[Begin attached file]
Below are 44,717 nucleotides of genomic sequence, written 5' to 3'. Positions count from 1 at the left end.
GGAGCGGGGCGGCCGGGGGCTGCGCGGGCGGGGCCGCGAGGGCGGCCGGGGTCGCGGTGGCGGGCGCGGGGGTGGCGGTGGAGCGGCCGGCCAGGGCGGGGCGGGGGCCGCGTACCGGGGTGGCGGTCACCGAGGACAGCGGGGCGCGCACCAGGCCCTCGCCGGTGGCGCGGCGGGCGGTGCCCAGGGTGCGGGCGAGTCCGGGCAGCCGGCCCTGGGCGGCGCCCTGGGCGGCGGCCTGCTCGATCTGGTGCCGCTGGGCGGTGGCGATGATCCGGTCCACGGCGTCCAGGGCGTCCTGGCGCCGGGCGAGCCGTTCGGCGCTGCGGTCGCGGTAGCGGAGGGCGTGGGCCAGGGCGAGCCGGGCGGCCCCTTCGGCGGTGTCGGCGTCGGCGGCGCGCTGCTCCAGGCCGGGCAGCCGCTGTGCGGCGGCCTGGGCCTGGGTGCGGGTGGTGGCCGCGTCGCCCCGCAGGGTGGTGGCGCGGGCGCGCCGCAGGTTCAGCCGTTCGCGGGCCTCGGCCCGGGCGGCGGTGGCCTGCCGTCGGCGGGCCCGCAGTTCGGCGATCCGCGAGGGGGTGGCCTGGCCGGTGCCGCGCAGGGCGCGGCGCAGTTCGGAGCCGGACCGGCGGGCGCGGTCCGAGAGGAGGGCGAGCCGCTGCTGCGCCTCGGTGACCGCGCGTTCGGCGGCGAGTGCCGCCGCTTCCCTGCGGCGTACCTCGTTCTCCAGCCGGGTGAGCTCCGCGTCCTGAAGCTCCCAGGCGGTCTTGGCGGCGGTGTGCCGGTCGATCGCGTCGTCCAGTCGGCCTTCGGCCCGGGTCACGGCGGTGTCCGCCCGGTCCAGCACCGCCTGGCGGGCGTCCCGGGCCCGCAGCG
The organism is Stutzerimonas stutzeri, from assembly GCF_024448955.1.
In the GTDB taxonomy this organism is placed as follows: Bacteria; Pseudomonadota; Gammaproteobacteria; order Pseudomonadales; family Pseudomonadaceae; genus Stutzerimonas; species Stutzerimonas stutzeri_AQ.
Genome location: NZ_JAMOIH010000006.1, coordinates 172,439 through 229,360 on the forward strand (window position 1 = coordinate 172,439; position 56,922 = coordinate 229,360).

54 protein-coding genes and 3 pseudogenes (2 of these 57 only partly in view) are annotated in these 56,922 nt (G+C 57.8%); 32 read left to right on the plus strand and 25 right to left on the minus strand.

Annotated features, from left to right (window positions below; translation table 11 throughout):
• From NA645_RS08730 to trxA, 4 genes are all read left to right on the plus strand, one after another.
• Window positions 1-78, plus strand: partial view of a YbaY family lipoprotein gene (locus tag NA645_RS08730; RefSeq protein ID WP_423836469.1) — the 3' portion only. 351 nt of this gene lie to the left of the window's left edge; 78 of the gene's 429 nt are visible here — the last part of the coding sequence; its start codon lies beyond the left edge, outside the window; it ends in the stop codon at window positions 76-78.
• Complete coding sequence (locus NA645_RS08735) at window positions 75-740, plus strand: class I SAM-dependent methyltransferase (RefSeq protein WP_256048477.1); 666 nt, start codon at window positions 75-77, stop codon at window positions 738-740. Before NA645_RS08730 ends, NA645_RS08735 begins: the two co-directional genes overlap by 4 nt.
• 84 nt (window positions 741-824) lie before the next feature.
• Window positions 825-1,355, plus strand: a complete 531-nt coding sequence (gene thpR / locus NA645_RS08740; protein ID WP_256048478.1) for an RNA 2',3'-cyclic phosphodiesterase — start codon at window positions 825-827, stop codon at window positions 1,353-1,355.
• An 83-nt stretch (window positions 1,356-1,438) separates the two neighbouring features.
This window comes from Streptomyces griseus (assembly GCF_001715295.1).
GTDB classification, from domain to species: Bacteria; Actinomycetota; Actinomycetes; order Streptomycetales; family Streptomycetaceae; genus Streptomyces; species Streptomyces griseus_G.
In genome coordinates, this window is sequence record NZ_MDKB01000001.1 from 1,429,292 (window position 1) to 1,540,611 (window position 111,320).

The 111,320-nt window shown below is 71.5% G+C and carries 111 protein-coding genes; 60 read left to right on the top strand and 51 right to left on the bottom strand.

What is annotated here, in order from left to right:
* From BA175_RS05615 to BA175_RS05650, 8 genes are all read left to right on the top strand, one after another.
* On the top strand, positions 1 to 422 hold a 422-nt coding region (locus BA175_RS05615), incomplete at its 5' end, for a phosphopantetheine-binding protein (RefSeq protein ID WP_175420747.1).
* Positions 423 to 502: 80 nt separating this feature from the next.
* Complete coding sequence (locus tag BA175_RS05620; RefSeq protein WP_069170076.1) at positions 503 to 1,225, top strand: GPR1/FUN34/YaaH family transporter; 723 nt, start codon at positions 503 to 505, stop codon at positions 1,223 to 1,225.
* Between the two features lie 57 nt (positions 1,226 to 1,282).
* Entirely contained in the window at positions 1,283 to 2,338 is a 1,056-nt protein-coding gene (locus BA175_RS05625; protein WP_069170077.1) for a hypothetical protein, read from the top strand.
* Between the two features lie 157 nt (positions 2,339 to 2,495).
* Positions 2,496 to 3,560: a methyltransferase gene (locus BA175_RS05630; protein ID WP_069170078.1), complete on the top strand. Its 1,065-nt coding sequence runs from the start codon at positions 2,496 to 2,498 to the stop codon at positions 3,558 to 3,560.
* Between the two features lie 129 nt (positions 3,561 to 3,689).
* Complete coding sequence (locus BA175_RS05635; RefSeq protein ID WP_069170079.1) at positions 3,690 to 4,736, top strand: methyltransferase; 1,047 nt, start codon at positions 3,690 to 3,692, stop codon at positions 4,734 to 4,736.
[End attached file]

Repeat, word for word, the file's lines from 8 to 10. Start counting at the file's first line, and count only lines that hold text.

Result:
• From NA645_RS08730 to trxA, 4 genes are all read left to right on the plus strand, one after another.
• Window positions 1-78, plus strand: partial view of a YbaY family lipoprotein gene (locus tag NA645_RS08730; RefSeq protein ID WP_423836469.1) — the 3' portion only. 351 nt of this gene lie to the left of the window's left edge; 78 of the gene's 429 nt are visible here — the last part of the coding sequence; its start codon lies beyond the left edge, outside the window; it ends in the stop codon at window positions 76-78.
• Complete coding sequence (locus NA645_RS08735) at window positions 75-740, plus strand: class I SAM-dependent methyltransferase (RefSeq protein WP_256048477.1); 666 nt, start codon at window positions 75-77, stop codon at window positions 738-740. Before NA645_RS08730 ends, NA645_RS08735 begins: the two co-directional genes overlap by 4 nt.